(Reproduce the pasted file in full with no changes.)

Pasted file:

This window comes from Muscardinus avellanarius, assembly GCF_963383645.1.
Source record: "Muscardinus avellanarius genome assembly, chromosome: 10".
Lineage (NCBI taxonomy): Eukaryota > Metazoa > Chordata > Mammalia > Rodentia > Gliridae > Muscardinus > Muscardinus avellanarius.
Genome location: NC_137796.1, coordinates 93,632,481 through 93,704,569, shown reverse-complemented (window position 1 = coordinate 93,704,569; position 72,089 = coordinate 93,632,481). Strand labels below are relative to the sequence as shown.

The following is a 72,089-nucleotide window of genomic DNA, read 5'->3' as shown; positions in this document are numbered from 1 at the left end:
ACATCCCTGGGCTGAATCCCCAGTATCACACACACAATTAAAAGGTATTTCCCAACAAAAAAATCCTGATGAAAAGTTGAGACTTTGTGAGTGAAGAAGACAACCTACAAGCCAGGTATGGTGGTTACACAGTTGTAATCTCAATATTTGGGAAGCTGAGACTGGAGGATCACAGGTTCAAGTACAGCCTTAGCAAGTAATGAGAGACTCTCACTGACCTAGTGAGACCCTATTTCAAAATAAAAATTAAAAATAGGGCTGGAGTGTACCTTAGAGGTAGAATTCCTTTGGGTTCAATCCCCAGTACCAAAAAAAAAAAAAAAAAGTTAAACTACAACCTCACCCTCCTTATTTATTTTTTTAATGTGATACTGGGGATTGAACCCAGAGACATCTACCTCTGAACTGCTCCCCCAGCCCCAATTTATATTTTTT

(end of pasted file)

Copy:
This window comes from Muscardinus avellanarius, assembly GCF_963383645.1.
Source record: "Muscardinus avellanarius genome assembly, chromosome: 10".
Lineage (NCBI taxonomy): Eukaryota > Metazoa > Chordata > Mammalia > Rodentia > Gliridae > Muscardinus > Muscardinus avellanarius.
Genome location: NC_137796.1, coordinates 93,632,481 through 93,704,569, shown reverse-complemented (window position 1 = coordinate 93,704,569; position 72,089 = coordinate 93,632,481). Strand labels below are relative to the sequence as shown.

The following is a 72,089-nucleotide window of genomic DNA, read 5'->3' as shown; positions in this document are numbered from 1 at the left end:
ACATCCCTGGGCTGAATCCCCAGTATCACACACACAATTAAAAGGTATTTCCCAACAAAAAAATCCTGATGAAAAGTTGAGACTTTGTGAGTGAAGAAGACAACCTACAAGCCAGGTATGGTGGTTACACAGTTGTAATCTCAATATTTGGGAAGCTGAGACTGGAGGATCACAGGTTCAAGTACAGCCTTAGCAAGTAATGAGAGACTCTCACTGACCTAGTGAGACCCTATTTCAAAATAAAAATTAAAAATAGGGCTGGAGTGTACCTTAGAGGTAGAATTCCTTTGGGTTCAATCCCCAGTACCAAAAAAAAAAAAAAAAAGTTAAACTACAACCTCACCCTCCTTATTTATTTTTTTAATGTGATACTGGGGATTGAACCCAGAGACATCTACCTCTGAACTGCTCCCCCAGCCCCAATTTATATTTTTT